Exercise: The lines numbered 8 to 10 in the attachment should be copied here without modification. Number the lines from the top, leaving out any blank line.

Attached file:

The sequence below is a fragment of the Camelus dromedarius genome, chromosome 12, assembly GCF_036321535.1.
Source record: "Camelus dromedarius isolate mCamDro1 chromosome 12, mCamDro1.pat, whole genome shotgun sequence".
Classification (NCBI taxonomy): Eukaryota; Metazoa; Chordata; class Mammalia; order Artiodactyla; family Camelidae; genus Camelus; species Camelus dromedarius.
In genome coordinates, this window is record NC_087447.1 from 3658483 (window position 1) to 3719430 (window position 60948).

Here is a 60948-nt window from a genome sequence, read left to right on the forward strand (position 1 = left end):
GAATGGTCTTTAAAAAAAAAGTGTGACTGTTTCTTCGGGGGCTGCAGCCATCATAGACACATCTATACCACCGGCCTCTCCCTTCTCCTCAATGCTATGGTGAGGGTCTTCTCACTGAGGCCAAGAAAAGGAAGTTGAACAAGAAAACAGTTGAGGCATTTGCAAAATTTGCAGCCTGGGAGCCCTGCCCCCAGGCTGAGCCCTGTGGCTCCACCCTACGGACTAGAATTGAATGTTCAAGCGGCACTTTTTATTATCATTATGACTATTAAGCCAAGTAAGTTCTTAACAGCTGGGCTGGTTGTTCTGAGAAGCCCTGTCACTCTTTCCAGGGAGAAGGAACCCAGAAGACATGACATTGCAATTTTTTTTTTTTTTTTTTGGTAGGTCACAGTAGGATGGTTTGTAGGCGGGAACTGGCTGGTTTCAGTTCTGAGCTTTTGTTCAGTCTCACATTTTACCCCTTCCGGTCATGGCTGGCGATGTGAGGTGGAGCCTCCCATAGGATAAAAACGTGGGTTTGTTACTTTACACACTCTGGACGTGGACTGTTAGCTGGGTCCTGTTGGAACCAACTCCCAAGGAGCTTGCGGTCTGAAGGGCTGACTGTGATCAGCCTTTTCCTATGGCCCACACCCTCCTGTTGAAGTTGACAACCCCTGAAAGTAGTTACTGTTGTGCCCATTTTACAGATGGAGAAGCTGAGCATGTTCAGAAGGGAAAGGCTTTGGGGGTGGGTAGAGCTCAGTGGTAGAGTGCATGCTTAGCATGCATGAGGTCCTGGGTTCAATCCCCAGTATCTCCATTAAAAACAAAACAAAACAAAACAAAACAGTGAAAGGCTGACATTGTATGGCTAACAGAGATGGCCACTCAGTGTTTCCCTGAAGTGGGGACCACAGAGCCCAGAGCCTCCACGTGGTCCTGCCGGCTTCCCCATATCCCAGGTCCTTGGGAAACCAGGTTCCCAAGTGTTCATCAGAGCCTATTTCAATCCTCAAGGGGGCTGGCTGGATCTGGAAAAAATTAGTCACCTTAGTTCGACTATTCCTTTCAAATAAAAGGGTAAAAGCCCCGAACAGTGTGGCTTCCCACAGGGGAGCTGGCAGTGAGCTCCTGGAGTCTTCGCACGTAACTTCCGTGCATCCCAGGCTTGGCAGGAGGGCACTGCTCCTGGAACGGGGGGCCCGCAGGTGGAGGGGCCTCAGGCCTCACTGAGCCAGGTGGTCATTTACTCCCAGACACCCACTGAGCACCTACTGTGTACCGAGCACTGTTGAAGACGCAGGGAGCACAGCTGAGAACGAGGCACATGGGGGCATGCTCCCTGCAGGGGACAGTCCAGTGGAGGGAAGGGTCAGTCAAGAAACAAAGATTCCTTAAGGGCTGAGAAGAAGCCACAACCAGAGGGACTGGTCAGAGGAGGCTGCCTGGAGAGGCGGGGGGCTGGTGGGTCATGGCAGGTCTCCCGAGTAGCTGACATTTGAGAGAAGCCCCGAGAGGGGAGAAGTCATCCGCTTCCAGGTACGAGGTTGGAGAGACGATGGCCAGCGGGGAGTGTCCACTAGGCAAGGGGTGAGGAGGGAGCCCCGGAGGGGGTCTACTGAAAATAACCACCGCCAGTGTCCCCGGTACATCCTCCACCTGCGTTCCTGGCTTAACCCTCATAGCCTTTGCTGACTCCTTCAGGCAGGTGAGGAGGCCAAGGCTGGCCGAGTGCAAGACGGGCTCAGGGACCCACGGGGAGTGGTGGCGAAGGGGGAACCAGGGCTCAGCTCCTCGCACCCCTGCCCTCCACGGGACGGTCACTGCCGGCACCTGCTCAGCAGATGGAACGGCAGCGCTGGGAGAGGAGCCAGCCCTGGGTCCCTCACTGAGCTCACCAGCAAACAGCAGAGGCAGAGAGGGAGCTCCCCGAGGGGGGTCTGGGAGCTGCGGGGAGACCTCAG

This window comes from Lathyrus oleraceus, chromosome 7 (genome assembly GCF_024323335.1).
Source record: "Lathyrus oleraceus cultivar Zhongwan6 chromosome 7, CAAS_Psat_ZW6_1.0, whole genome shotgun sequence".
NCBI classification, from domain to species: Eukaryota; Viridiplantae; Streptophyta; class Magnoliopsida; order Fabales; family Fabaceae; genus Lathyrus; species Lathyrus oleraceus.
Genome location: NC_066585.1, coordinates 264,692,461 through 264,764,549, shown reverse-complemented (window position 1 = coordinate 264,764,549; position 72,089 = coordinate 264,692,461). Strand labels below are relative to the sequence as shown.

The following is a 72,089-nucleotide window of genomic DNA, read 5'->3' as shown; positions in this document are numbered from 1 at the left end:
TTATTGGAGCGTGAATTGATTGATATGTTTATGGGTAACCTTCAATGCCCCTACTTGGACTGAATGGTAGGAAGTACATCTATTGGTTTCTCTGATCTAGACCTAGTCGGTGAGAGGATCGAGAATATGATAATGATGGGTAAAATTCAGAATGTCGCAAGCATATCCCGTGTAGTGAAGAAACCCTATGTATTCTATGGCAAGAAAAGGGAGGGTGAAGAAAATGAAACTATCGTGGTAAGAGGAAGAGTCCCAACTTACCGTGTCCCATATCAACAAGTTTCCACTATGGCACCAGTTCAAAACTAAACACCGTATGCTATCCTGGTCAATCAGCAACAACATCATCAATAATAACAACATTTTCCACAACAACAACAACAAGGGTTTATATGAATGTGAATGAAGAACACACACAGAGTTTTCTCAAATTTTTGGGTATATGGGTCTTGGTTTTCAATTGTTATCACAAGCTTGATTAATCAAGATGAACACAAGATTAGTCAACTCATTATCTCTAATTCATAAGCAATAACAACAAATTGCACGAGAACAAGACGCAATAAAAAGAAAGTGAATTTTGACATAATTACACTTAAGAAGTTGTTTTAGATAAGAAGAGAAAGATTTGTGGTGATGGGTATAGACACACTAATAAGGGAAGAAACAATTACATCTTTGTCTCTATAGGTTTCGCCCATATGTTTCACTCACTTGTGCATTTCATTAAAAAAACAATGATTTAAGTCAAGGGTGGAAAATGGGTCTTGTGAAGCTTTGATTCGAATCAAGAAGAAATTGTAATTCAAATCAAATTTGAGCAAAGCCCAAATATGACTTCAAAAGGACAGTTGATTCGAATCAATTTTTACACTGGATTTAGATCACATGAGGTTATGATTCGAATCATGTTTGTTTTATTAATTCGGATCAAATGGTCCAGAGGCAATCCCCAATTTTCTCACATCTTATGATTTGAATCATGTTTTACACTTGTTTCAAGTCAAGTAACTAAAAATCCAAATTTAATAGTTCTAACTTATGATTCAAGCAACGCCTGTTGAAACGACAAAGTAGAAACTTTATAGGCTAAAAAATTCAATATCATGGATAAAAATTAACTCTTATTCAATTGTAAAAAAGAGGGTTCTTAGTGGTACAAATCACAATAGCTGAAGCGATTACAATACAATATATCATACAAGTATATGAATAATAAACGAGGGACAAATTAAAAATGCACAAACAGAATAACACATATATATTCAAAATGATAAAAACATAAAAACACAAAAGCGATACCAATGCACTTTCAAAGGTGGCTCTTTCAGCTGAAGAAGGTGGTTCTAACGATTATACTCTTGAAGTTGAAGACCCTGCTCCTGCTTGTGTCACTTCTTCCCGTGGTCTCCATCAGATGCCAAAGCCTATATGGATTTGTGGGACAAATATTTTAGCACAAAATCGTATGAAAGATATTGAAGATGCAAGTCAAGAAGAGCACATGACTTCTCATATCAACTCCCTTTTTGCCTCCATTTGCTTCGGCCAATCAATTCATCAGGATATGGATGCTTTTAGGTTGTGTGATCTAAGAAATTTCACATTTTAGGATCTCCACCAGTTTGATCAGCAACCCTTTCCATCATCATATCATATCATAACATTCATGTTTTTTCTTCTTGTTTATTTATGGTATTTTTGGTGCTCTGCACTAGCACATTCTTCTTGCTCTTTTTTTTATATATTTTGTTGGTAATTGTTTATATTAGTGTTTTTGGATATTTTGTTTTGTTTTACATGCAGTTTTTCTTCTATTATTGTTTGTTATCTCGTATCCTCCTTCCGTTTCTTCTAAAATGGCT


Source record: "Lathyrus oleraceus cultivar Zhongwan6 chromosome 7, CAAS_Psat_ZW6_1.0, whole genome shotgun sequence".
NCBI classification, from domain to species: Eukaryota; Viridiplantae; Streptophyta; class Magnoliopsida; order Fabales; family Fabaceae; genus Lathyrus; species Lathyrus oleraceus.
Genome location: NC_066585.1, coordinates 264,692,461 through 264,764,549, shown reverse-complemented (window position 1 = coordinate 264,764,549; position 72,089 = coordinate 264,692,461). Strand labels below are relative to the sequence as shown.